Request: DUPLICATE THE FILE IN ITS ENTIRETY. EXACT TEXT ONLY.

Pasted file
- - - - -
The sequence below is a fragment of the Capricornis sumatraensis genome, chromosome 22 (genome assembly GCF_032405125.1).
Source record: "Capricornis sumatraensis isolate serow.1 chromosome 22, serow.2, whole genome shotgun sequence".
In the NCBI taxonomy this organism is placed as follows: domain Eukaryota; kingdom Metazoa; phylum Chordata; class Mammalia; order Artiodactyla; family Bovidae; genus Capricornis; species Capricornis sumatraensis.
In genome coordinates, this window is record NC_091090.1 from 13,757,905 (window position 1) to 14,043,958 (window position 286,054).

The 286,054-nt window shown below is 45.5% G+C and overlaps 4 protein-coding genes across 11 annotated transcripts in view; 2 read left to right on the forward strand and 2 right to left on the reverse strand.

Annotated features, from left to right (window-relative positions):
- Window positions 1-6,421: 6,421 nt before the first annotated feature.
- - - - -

The sequence below is a fragment of the Capricornis sumatraensis genome, chromosome 22 (genome assembly GCF_032405125.1).
Source record: "Capricornis sumatraensis isolate serow.1 chromosome 22, serow.2, whole genome shotgun sequence".
In the NCBI taxonomy this organism is placed as follows: domain Eukaryota; kingdom Metazoa; phylum Chordata; class Mammalia; order Artiodactyla; family Bovidae; genus Capricornis; species Capricornis sumatraensis.
In genome coordinates, this window is record NC_091090.1 from 13,757,905 (window position 1) to 14,043,958 (window position 286,054).

The 286,054-nt window shown below is 45.5% G+C and overlaps 4 protein-coding genes across 11 annotated transcripts in view; 2 read left to right on the forward strand and 2 right to left on the reverse strand.

Annotated features, from left to right (window-relative positions):
- Window positions 1-6,421: 6,421 nt before the first annotated feature.